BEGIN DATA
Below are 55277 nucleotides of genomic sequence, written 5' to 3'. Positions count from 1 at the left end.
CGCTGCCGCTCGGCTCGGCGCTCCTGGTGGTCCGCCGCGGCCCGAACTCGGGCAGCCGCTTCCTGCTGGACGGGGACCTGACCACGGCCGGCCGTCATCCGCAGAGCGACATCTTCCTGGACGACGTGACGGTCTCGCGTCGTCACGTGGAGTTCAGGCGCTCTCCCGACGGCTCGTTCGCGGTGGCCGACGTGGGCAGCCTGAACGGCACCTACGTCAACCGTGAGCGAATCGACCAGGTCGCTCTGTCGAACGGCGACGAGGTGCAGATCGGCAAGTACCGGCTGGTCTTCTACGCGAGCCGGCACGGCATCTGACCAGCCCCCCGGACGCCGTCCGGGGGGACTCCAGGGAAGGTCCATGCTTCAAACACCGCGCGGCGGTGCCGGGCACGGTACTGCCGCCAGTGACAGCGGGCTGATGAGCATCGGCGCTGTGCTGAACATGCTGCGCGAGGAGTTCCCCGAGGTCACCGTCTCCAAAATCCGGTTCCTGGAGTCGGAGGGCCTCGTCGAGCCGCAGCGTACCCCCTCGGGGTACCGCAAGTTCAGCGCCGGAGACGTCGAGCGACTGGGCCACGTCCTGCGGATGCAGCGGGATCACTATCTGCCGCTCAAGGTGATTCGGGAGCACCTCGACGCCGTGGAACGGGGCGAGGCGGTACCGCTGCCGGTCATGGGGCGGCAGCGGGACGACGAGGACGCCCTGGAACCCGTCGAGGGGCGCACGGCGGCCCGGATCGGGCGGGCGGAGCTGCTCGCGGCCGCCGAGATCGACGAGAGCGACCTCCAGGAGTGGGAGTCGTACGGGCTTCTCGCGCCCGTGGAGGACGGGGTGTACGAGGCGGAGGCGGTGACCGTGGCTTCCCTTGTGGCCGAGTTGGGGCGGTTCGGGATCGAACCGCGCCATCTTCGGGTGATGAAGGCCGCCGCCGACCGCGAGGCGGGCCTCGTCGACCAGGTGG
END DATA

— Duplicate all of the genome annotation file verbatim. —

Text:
Below are 55277 nucleotides of genomic sequence, written 5' to 3'. Positions count from 1 at the left end.
CGCTGCCGCTCGGCTCGGCGCTCCTGGTGGTCCGCCGCGGCCCGAACTCGGGCAGCCGCTTCCTGCTGGACGGGGACCTGACCACGGCCGGCCGTCATCCGCAGAGCGACATCTTCCTGGACGACGTGACGGTCTCGCGTCGTCACGTGGAGTTCAGGCGCTCTCCCGACGGCTCGTTCGCGGTGGCCGACGTGGGCAGCCTGAACGGCACCTACGTCAACCGTGAGCGAATCGACCAGGTCGCTCTGTCGAACGGCGACGAGGTGCAGATCGGCAAGTACCGGCTGGTCTTCTACGCGAGCCGGCACGGCATCTGACCAGCCCCCCGGACGCCGTCCGGGGGGACTCCAGGGAAGGTCCATGCTTCAAACACCGCGCGGCGGTGCCGGGCACGGTACTGCCGCCAGTGACAGCGGGCTGATGAGCATCGGCGCTGTGCTGAACATGCTGCGCGAGGAGTTCCCCGAGGTCACCGTCTCCAAAATCCGGTTCCTGGAGTCGGAGGGCCTCGTCGAGCCGCAGCGTACCCCCTCGGGGTACCGCAAGTTCAGCGCCGGAGACGTCGAGCGACTGGGCCACGTCCTGCGGATGCAGCGGGATCACTATCTGCCGCTCAAGGTGATTCGGGAGCACCTCGACGCCGTGGAACGGGGCGAGGCGGTACCGCTGCCGGTCATGGGGCGGCAGCGGGACGACGAGGACGCCCTGGAACCCGTCGAGGGGCGCACGGCGGCCCGGATCGGGCGGGCGGAGCTGCTCGCGGCCGCCGAGATCGACGAGAGCGACCTCCAGGAGTGGGAGTCGTACGGGCTTCTCGCGCCCGTGGAGGACGGGGTGTACGAGGCGGAGGCGGTGACCGTGGCTTCCCTTGTGGCCGAGTTGGGGCGGTTCGGGATCGAACCGCGCCATCTTCGGGTGATGAAGGCCGCCGCCGACCGCGAGGCGGGCCTCGTCGACCAGGTGG